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Trooper Hook, an independently produced western from 1957, tapped into themes that were increasingly in the air in the 1950s in such films as Broken Arrow (1950), The Searchers (1956) and Two Rode Together (1961). Though it begins with a battle between a renegade band of Apaches and a cavalry troop, the film is less about the spectacle of cowboys and Indians than about race and prejudice and miscegenation, contemporary issues seen through a frontier context.
Joel McCrea is the title character, Sgt. Clovis Hook, a veteran cavalry officer who discovers a captive white woman among the prisoners, and Barbara Stanwyck is the "white squaw," a silent, distrustful woman who clings to her half-Indian son, who is also the son of Apache Chief, Nanchez (Rodolfo Acosta). Hook is assigned to escort the woman back to her husband (her name is Cora Sutcliff and she was travelling to meet her husband when her stage was attacked by Apaches). The rest of the film plays out like a variation on Stagecoach (1939), with a collection of various characters joining Hook, Cora, and her son Quito on a stage ride to her husband's ranch.
Trooper Hook was a reunion of sorts for Stanwyck and McCrea, who had often been paired up early in their careers, including the lively medical drama Internes Can't Take Money (1937), with McCrea playing Dr. Kildare, and Cecil B. DeMille's epic western Union Pacific (1939). This became their sixth feature together after a fifteen year gap. Both came to the film older and more seasoned, but there was one major difference from the previous films: For the first time, Joel McCrea received top billing.
Joel McCrea, perhaps the most modest of Hollywood movie stars, had great success in dramas and romantic comedies (where his low-key delivery and quiet confidence made him the quintessential strong, silent type) through the thirties and forties, but after World War II, he increasingly turned to westerns. He's right at home here as the career cavalry officer Hook, a man weathered to a leathery toughness, but not so much hard as resilient. He's a survivor and a realist, ruthless when he needs to be but generous and humane by nature. Frontier life has, if anything, given him the courage of his convictions and, in his gruff way, he's protective of Cora and Quito.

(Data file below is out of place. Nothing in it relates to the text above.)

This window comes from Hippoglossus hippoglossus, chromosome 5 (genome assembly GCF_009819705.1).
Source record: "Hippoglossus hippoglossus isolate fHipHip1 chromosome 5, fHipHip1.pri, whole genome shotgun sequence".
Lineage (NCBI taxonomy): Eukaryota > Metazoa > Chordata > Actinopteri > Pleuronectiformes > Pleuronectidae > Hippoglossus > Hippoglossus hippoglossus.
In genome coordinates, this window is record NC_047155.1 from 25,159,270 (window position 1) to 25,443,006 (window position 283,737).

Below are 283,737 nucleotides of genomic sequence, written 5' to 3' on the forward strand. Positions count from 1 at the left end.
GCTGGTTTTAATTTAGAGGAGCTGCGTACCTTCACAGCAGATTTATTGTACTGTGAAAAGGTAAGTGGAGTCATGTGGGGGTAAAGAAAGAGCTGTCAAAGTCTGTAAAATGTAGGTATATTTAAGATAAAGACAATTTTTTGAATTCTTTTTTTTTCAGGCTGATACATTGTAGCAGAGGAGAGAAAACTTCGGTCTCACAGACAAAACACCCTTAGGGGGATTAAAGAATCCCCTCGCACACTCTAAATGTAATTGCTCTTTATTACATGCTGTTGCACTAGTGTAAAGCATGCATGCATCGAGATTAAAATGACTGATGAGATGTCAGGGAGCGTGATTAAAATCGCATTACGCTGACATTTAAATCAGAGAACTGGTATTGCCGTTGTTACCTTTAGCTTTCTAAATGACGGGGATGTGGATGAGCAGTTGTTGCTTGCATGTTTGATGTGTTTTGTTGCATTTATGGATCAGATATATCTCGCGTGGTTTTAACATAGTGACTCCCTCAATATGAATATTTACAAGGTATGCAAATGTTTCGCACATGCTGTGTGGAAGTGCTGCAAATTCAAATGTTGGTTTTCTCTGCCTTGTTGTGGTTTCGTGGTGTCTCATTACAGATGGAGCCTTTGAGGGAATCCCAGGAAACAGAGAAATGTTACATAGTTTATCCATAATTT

Stanwyck, once one of Hollywood's strongest leading ladies, took roles in increasingly smaller pictures as she approached the age of 50, including a number of westerns. The genre proved to be a good fit: The frontier was the perfect setting for the kinds of tough, self-reliant women she excelled at portraying and she was often cast as ranchers and frontier women. Trooper Hook was a very different kind of western role for her, however, one that called upon an inner strength rather than action; she harbors a suspicion of those around her, and a maternal protectiveness of her half-Indian child from the hostile world of white settlements on the frontier. With her hair cropped short and a hateful glare in her eyes, she doesn't say a word for the first twenty minutes or so of Trooper Hook, but when she finally speaks, it comes out with a furious conviction.
A solid cast of character actors provide support, notably young Earl Holliman as a jovial cowpoke who, like Hook, doesn't judge Cora or her son, and Royal Dano as the cranky stage driver, carping about timetables and grumbling at every stop but in his own way as honest and honorable as Hook. Susan Kohner, who later had her big role in Imitation of Life (1959), is a young woman of Spanish-American aristocracy who takes a shine to Holliman's affable cowboy. Tex Ritter sings the theme song, which (as in High Noon, 1952) is reprised throughout the film.
Director Charles Marquis Warren, a veteran of low-budget westerns, essentially created the TV incarnation of Gunsmoke, directing and producing the show's first season and scripting the first episodes. According to biographer Axel Madsen, Stanwyck talked about television with Warren between takes. She wanted to produce a series about frontier women and, while the show never materialized, she soon turned to the small screen and eventually took the lead in the western series The Big Valley (1965-1969), playing a tough matriarch. Though they never worked together again, Warren later praised Stanwyck as "the most magnificent actress I ever worked with and, I think, the finest actress Hollywood has ever turned out."
Producer: Sol Baer Fielding
Director: Charles Marquis Warren
Screenplay: David Victor, Martin Berkeley, Herbert Little, Jr. (screenplay); Charles Marquis Warren (screenplay, uncredited); Jack Schaefer (story)
Cinematography: Ellsworth Fredericks
Art Direction: Nicolai Remisoff (uncredited)
Music: Gerald Fried
Cast: Joel McCrea (Sgt. Clovis Hook), Barbara Stanwyck (Cora Sutliff), Earl Holliman (Jeff Bennett), Edward Andrews (Charlie Travers), John Dehner (Fred Sutliff), Susan Kohner (Consuela, Senora Sandoval's Granddaughter), Royal Dano (Mr. Trude, Stage Driver), Celia Lovsky (Senora Sandoval), Stanley Adams (Heathcliff, the Windmill Salesman).
by Sean Axmaker
"The Films of Barbara Stanwyck," Homer Dickens. 1984. Citadel Press
"Barbara Stanwyck," Al Diora. 1983, Coward-McCann.
"Stanwyck," Axel Madsen. 1994, Harper Collins.